Former Twin Rod Carew, Hall Of Famer, Hoping For Heart TransplantHall of Famer Rod Carew is hoping to qualify for a heart transplant after a massive heart attack two months ago. The 70-year-old Carew tells Sports Illustrated he was stricken while golfing alone in Corona, California, on Sept. 20.
Lifesavers Honored For Helping Heart Attack VictimA Twin Cities dad is alive thanks to the quick-thinking of strangers. VT collapsed on the tennis court at Lifetime Fitness in White Bear Lake on July 30, going into cardiac arrest while getting ready to serve in a tennis game.
Heart Attack Victim Saved By Hospital's Fast 'Door To Balloon' RateThe American Heart Association urges hospitals to have a quick "door to balloon rate." That's the time it takes to get a patient from the hospital doors to an operating room, where the blocked artery can be opened by inflating and deflating a tiny balloon.
Woman Reflects On Losing Husband During Pond Hockey TournamentThere has been an outpouring of support for the family of a man who died recently while playing in a pond hockey tournament. Greg Riebe suffered a heart attack at 46. He collapsed after a game at the North American Pond Hockey Championships on Lake Minnetonka last month.
Christmas Tree Stolen From Fallen Police Officer's GraveStillwater police hope someone can help them find whoever stole a Christmas tree from the gravesite of a fallen police officer. The tree was taken from Fairview Cemetery in Stillwater, from the gravesite of Officer Josh Lynaugh.
After Heart Scare, School Trains Staff And Students In LifesavingMore than 700 students, staff, faculty and even parents took part in a CPR/Automated External Defibrillator (AED) training workshop at Saint Thomas Academy Wednesday afternoon. The massive workshop comes after a student suffered a cardiac event and collapsed on the football field this August. A student and a member of the coaching staff, who was also a doctor, administered CPR until help arrived.
Mpls. Mayor Responds To WCCO's 911 InvestigationRules are changing at Minneapolis's 911 center after a WCCO Investigation found some callers waiting minutes to get through. Raymond Callihan's wife tried twice to reach an operator last week when her husband suffered a heart attack. Her second call took more than two minutes to answer. Callihan died Thursday morning. City leaders Thursday expressed sympathy for his family. But operators at the 911 center worry others may not get help as quickly as they should, and they're asking for more staff.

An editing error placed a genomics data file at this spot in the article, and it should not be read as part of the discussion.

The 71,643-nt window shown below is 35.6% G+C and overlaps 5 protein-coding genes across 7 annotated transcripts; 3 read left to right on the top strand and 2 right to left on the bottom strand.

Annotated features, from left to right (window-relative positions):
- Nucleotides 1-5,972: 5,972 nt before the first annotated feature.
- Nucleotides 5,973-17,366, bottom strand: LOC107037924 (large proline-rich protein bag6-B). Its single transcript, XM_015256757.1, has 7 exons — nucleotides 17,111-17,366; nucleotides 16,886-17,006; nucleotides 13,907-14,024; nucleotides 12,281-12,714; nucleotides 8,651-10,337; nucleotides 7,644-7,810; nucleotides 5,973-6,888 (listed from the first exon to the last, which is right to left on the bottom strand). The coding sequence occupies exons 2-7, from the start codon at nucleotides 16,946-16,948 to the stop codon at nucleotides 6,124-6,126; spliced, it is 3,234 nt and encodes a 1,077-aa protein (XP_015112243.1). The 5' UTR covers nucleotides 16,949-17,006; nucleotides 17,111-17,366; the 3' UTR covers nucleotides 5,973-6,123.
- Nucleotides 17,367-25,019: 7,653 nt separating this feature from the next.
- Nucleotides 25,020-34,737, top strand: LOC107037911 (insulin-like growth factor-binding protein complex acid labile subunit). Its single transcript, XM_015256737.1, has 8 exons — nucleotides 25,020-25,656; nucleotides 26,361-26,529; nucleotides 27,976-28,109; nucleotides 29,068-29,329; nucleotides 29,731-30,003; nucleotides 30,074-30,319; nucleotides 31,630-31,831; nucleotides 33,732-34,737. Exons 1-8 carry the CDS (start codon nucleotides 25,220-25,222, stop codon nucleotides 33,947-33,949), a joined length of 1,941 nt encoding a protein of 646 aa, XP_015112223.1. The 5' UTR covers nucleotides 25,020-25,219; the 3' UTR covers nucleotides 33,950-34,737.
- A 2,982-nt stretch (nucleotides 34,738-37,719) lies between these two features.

With Dad Now On Life Support, Family Questions Mpls. 911's Delayed ResponsePictures in a north Minneapolis dining room show the bright smile of 72-year-old Raymond Callihan, a man who loved nothing more than spending time with his large family. "My father was a wonderful person," said daughter Kamie Reed. "He would help anyone." But that happiness has been replaced by hurt now that Reed and her mother, Arcola Tullis, know there won't be any more memories like them.
Rybak Talks About Life After Suffering A Heart AttackJust days after leaving the office as Minneapolis mayor for 12 years, R.T. Rybak suffered a life-threatening heart attack while skiing on a weekend afternoon at Theodore Wirth Park in Minneapolis back in January.
Be Prepared To Perform CPR In An EmergencyFebruary is Heart Disease Awareness month. Every year, 1,300 Minnesotans have a heart attack, and of that number, only 200 survive. WCCO's Jamie Yuccas went to the University of Minnesota to learn what to do at home in an emergency.
4 Weeks After Heart Attack, Rybak Skis In LoppetAs the lights glistened on Lake of the Isles in Minneapolis, skiers took part in a celebration of Minnesota winter. Former Minneapolis Mayor R.T. Rybak was ready to slip on his ski boots. You would never know his last ski trip was almost his very last. "I did come a little closer to not being here than I'd probably ever want to," Rybak said. On Jan. 7, Rybak was skiing in Theodore Wirth Park in Minneapolis when he suffered a major heart attack.
Synthetic Drugs In Cross Hairs Of Minn. LawmakersMinnesota may be taking a big step to stop the sale of synthetic drugs in the state. A special committee of lawmakers approved a sweeping set of changes Wednesday to end what some describe as an "epidemic." They are substances sold in head shops around the state as incense and bath salts, but they're extremely dangerous when ingested. The drugs have exotic names and seductive websites, but they're easily available on Minnesota Main Streets.